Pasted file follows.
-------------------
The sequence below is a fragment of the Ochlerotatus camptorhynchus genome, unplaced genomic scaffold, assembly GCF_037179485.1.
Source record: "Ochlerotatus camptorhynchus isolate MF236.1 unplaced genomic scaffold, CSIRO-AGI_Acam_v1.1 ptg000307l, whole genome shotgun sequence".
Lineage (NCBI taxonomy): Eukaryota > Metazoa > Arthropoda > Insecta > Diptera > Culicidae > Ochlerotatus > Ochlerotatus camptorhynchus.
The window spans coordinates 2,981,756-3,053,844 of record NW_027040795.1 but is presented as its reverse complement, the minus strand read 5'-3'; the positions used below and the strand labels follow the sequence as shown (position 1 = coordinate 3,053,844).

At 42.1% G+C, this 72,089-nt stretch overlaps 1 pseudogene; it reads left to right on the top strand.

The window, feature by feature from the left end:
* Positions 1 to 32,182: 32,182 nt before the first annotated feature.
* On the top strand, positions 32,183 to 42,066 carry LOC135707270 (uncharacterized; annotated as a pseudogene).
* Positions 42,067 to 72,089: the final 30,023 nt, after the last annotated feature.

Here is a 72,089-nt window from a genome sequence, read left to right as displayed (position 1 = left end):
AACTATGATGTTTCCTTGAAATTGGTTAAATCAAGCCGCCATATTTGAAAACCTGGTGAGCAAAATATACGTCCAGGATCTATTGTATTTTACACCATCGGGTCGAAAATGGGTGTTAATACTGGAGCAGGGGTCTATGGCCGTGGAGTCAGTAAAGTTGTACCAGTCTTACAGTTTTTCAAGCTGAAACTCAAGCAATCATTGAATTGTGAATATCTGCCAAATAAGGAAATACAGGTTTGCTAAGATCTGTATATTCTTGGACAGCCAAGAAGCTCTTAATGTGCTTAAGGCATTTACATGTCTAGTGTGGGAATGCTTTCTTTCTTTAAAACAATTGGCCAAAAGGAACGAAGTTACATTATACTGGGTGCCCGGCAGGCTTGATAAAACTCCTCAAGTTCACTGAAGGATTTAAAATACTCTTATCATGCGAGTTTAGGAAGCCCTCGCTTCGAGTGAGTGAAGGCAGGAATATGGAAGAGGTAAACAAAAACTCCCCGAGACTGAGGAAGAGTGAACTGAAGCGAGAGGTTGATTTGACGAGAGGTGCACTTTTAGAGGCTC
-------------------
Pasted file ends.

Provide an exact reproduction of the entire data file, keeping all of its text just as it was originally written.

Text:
The sequence below is a fragment of the Ochlerotatus camptorhynchus genome, unplaced genomic scaffold, assembly GCF_037179485.1.
Source record: "Ochlerotatus camptorhynchus isolate MF236.1 unplaced genomic scaffold, CSIRO-AGI_Acam_v1.1 ptg000307l, whole genome shotgun sequence".
Lineage (NCBI taxonomy): Eukaryota > Metazoa > Arthropoda > Insecta > Diptera > Culicidae > Ochlerotatus > Ochlerotatus camptorhynchus.
The window spans coordinates 2,981,756-3,053,844 of record NW_027040795.1 but is presented as its reverse complement, the minus strand read 5'-3'; the positions used below and the strand labels follow the sequence as shown (position 1 = coordinate 3,053,844).

At 42.1% G+C, this 72,089-nt stretch overlaps 1 pseudogene; it reads left to right on the top strand.

The window, feature by feature from the left end:
* Positions 1 to 32,182: 32,182 nt before the first annotated feature.
* On the top strand, positions 32,183 to 42,066 carry LOC135707270 (uncharacterized; annotated as a pseudogene).
* Positions 42,067 to 72,089: the final 30,023 nt, after the last annotated feature.

Here is a 72,089-nt window from a genome sequence, read left to right as displayed (position 1 = left end):
AACTATGATGTTTCCTTGAAATTGGTTAAATCAAGCCGCCATATTTGAAAACCTGGTGAGCAAAATATACGTCCAGGATCTATTGTATTTTACACCATCGGGTCGAAAATGGGTGTTAATACTGGAGCAGGGGTCTATGGCCGTGGAGTCAGTAAAGTTGTACCAGTCTTACAGTTTTTCAAGCTGAAACTCAAGCAATCATTGAATTGTGAATATCTGCCAAATAAGGAAATACAGGTTTGCTAAGATCTGTATATTCTTGGACAGCCAAGAAGCTCTTAATGTGCTTAAGGCATTTACATGTCTAGTGTGGGAATGCTTTCTTTCTTTAAAACAATTGGCCAAAAGGAACGAAGTTACATTATACTGGGTGCCCGGCAGGCTTGATAAAACTCCTCAAGTTCACTGAAGGATTTAAAATACTCTTATCATGCGAGTTTAGGAAGCCCTCGCTTCGAGTGAGTGAAGGCAGGAATATGGAAGAGGTAAACAAAAACTCCCCGAGACTGAGGAAGAGTGAACTGAAGCGAGAGGTTGATTTGACGAGAGGTGCACTTTTAGAGGCTC